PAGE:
March Photo Walk by Nancy Thoma

I hope you enjoyed today’s Photowalk and got several photos to keep. For those that were unable to join us today you can practice using the various camera features.  This week you can delete bad photos but keep the so so and the really good ones. Practice cropping & editing the photos you like.

Next week we’ll learn about different things to do with your photos. I hope you will step up to our projector and show us your favorite photo or maybe one you want some help to finish.  If you prefer you can email your photo to me and I show them for you.


Nancy

Photo Walk Instructions:


Cottonwood iPhone Photo Walk

The theme of our photo walk is: EXPERIMENT using all of the different photo features on your iPhone. Look up, down & all around, you may choose anything to photograph. It is always surprising to see the different vision of each person. Even walking together, you’ll end up with totally different images.

Be aware of your surroundings:Try to keep an eye on your environment all the time. It’s easy to bump into other people or objects while walking backwards, looking for that perfect shot. Remember to take a look around and watch your step.

Shoot from a different perspective: Shoot both horizontally and vertically. Try to shoot from different angles; it will give you different perspectives.When you go back and review the photos, you will be amazed by how different shots evoke different thoughts. Be creative, try a square photo and consider trying a panorama or vertorama.

Keep your subject simple: Do not over complicate things by having too much going on in the background. Keep things simple and watch out for distracting objects on the camera screen like trees, statues or power poles. Use the photo grid lines on your camera to get your photos straight. Remember use the Photo Gridfor the rule of thirds and try not to center the subject.

To enable the photo grid: Tap settings, scroll down & tap camera, toggle on (green)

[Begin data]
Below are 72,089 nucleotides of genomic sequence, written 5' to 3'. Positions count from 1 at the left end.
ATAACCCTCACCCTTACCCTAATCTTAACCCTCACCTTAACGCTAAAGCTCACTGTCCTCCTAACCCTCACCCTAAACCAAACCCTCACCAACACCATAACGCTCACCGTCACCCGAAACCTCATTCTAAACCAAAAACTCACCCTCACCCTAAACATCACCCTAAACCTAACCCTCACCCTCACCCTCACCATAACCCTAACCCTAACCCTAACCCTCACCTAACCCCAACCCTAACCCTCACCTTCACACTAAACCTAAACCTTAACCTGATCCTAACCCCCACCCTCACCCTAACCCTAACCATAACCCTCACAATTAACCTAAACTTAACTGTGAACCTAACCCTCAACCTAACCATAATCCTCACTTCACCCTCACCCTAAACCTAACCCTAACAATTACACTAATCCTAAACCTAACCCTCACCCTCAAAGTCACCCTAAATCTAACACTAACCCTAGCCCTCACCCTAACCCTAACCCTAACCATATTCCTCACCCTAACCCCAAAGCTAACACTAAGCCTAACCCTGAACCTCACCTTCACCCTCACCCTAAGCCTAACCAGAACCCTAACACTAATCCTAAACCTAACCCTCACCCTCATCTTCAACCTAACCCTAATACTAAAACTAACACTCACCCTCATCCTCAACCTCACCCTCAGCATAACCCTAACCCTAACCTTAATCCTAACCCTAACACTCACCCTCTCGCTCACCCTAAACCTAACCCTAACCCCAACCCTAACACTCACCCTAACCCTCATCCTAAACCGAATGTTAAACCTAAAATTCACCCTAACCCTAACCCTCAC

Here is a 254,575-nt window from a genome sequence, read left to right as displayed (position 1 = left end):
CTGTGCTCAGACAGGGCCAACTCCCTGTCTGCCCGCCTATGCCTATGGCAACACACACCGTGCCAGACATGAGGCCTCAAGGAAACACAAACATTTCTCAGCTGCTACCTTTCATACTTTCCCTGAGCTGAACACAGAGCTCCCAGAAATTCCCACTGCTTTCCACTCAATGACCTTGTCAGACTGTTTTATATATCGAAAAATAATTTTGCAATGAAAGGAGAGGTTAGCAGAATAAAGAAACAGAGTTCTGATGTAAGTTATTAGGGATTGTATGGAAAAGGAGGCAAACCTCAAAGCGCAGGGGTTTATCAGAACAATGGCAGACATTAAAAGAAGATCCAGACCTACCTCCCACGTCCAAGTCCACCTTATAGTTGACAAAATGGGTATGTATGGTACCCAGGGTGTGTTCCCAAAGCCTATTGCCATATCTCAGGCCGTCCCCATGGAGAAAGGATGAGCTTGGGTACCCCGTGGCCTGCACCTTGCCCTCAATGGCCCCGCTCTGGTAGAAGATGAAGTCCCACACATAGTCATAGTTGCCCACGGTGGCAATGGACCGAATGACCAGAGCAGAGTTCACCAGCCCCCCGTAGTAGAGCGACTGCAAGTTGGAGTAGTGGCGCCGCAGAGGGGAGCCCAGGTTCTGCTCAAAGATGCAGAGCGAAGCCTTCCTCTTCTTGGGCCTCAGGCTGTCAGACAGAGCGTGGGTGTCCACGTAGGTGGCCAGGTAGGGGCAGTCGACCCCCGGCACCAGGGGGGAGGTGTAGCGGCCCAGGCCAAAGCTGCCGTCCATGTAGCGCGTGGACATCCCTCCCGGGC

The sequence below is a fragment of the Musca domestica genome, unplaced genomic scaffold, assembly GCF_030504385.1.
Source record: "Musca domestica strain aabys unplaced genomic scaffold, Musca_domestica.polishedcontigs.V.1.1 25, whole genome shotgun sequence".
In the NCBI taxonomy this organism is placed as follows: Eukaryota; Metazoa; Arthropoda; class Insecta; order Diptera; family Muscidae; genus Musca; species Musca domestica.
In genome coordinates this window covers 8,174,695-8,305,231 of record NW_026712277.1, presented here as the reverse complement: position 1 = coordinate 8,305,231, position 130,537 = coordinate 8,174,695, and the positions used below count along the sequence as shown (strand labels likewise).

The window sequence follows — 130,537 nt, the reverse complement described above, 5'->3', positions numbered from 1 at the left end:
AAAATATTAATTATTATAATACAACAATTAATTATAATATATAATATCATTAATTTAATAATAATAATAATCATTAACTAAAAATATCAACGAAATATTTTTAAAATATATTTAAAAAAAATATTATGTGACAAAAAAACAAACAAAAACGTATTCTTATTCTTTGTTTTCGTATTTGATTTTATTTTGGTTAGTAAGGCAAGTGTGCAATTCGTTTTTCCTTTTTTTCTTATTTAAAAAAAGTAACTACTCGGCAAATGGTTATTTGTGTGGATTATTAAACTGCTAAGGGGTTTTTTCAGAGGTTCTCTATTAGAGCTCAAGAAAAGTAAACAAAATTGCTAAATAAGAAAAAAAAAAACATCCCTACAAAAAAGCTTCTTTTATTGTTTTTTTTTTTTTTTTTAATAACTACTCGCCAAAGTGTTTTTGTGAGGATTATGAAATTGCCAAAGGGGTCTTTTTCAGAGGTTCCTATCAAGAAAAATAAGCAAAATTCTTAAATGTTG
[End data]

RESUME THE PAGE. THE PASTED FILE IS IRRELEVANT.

Take a few video clips:They should each be about 10 seconds long. The clip needs a lead in, subject and lead out. Mike will have an iMovie class in May and he will teach you how to trim and put your video clips together.

Lock in your lighting and exposure: The iPhone does a great job of finding the subject to focus your camera's exposure. But when it comes to filming a video, you will need to lock the exposure before you begin filming. Gently press your finger on the subject of your video until a yellow box appears around the person or object and the words "AE/AF Lock" appear.   

Caution don’t over Zoom: Over zooming in via the camera zoom may produce low quality, grainy and pixelated pictures. To take a close-up shot of the object, move closer to the object (zoom with your feet) and click.

Edit your photo if necessary: You don’t always have to edit every photo. To crop or edit, open the Photos app and tap Edit. You can adjust your photo's size, angle, light and color. Experiment with B&W and the iPhone filters. Don’t be fooled just because you see lots of edit options, doesn’t mean you need to use them all. If you don’t like how your changes look, tap cancel. You can always revert back to the original because iPhone edits are nondestructive. If you delete a photo, you have 30 days to pull it out of the trash can




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